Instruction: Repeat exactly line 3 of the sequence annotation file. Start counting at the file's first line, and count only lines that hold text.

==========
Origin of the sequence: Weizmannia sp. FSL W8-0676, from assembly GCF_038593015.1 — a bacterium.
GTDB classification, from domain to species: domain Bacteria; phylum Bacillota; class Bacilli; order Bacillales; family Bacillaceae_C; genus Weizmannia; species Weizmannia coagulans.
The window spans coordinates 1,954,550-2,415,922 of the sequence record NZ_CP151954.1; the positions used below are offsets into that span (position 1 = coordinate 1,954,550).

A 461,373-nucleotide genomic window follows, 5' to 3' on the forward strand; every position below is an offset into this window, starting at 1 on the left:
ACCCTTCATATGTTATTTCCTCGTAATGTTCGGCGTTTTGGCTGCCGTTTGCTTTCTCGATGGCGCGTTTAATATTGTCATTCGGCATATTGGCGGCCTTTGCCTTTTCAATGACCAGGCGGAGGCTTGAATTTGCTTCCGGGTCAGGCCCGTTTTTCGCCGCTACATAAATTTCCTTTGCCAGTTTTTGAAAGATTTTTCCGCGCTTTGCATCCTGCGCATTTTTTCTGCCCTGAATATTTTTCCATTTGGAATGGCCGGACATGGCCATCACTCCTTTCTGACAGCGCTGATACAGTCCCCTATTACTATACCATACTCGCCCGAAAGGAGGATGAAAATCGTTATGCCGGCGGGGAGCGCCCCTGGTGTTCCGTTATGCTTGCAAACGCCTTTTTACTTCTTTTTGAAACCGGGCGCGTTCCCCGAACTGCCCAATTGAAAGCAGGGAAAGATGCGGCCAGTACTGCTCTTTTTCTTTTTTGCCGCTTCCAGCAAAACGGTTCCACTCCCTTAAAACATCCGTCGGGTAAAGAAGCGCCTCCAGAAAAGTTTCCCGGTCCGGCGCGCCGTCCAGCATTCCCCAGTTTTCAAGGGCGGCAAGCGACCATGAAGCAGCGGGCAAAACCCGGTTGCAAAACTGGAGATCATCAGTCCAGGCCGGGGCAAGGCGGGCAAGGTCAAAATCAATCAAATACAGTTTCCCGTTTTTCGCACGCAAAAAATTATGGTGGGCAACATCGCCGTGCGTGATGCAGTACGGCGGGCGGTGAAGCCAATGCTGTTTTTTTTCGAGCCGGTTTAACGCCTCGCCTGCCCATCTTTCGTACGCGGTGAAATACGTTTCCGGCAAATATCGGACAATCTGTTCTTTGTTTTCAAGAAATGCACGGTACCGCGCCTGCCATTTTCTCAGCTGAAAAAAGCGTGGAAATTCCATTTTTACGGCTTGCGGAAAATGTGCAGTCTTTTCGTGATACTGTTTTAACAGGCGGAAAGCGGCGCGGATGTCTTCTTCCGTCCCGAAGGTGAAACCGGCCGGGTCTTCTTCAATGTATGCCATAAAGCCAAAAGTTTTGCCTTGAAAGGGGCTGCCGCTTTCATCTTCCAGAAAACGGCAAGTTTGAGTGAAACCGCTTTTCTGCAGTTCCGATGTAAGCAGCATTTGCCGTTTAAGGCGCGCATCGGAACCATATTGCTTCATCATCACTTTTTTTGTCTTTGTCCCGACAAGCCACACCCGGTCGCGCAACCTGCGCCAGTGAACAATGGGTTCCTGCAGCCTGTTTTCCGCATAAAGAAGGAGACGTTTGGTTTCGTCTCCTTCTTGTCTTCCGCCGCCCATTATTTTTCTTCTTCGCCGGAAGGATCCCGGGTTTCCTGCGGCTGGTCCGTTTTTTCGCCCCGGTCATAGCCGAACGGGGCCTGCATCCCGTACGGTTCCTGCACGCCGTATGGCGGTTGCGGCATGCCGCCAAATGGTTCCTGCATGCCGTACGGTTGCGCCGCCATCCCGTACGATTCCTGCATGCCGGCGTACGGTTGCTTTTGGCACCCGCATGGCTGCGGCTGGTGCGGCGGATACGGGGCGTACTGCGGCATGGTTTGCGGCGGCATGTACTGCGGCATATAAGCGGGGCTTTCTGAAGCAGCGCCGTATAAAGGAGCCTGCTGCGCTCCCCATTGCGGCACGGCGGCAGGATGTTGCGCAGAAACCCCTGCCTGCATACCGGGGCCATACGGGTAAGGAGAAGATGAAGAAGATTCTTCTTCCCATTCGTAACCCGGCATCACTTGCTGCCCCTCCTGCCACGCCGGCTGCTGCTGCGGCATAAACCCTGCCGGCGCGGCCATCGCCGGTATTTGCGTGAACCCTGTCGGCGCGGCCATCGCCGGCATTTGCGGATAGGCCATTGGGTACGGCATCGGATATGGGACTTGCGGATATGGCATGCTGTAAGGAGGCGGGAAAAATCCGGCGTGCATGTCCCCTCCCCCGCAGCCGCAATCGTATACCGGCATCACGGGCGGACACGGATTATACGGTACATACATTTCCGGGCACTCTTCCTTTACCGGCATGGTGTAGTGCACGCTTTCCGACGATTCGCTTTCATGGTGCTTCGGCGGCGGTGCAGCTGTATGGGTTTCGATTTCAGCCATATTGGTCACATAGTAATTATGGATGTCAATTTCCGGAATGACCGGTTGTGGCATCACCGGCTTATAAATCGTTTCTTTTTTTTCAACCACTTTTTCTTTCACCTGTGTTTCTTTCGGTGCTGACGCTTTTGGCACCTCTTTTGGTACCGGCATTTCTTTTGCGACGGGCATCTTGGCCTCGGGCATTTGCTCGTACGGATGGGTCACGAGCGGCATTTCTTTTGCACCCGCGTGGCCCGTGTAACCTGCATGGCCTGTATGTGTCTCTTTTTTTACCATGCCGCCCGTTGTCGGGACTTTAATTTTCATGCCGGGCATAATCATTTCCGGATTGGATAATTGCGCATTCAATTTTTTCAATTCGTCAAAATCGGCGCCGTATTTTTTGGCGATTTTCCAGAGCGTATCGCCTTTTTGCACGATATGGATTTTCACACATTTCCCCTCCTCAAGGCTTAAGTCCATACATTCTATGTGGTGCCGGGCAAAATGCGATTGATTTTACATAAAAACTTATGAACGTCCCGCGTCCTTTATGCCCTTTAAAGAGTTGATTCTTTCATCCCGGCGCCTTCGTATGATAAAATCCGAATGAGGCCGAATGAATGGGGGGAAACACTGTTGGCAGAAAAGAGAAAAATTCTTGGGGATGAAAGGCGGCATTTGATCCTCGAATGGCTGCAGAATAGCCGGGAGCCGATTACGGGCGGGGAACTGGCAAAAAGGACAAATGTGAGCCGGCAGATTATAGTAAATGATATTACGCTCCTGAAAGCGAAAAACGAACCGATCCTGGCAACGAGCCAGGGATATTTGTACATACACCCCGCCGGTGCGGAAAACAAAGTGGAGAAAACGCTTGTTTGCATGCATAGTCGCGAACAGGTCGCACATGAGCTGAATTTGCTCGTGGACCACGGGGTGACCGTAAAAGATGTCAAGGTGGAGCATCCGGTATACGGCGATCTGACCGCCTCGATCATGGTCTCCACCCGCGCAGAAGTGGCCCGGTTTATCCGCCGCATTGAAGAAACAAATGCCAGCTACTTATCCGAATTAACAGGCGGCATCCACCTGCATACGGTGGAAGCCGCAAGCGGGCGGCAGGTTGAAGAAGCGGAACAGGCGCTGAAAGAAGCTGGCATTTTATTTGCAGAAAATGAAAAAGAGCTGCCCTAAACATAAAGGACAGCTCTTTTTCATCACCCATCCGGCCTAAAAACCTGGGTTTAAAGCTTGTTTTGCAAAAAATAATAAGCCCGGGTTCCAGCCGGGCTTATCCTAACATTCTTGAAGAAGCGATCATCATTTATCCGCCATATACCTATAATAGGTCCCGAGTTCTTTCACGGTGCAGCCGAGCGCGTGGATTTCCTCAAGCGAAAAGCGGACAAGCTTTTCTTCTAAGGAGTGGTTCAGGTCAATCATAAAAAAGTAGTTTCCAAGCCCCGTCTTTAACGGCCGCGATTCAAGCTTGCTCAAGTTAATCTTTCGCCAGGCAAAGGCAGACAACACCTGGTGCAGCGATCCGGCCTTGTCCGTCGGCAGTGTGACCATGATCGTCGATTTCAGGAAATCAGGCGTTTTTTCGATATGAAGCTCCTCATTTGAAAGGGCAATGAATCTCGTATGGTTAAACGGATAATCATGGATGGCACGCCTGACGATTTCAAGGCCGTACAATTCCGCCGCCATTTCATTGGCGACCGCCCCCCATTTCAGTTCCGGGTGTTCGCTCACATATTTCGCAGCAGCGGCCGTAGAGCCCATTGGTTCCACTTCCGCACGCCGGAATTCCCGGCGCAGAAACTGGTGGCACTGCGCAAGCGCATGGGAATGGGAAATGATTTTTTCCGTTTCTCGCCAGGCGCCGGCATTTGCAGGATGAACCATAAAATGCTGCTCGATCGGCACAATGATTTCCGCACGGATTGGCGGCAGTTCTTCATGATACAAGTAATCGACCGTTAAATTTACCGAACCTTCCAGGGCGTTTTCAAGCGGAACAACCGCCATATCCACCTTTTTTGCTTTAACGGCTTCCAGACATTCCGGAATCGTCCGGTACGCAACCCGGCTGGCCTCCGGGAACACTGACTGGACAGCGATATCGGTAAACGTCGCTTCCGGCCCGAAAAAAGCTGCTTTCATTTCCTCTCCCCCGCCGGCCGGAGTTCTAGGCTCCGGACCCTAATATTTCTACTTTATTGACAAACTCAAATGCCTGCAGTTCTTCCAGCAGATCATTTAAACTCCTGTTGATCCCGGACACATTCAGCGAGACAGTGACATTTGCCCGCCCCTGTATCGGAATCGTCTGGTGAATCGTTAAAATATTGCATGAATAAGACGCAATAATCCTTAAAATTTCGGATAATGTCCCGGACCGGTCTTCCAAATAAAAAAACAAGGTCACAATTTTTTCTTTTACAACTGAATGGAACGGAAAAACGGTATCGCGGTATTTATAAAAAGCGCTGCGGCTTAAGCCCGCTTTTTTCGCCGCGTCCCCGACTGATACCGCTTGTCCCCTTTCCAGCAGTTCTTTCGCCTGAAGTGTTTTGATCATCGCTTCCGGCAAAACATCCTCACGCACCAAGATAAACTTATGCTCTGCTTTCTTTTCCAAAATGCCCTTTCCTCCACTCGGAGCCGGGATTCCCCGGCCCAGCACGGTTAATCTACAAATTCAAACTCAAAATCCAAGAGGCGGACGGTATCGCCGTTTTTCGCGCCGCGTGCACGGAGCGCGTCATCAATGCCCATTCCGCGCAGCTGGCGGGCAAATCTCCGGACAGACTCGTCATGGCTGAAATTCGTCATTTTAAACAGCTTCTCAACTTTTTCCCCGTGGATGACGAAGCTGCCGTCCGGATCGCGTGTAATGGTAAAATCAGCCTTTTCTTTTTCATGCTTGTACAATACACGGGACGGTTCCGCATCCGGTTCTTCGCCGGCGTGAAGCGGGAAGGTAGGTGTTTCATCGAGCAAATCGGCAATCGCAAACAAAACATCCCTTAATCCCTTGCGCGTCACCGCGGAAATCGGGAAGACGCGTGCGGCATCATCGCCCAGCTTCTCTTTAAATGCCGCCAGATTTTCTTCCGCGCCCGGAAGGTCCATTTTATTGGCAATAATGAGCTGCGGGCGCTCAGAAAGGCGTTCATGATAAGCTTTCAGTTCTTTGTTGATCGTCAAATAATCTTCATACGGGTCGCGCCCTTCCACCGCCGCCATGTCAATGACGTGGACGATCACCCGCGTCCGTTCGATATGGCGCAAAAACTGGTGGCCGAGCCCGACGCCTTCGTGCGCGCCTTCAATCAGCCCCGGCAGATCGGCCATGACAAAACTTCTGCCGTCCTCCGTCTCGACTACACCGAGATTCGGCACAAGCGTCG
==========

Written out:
The window spans coordinates 1,954,550-2,415,922 of the sequence record NZ_CP151954.1; the positions used below are offsets into that span (position 1 = coordinate 1,954,550).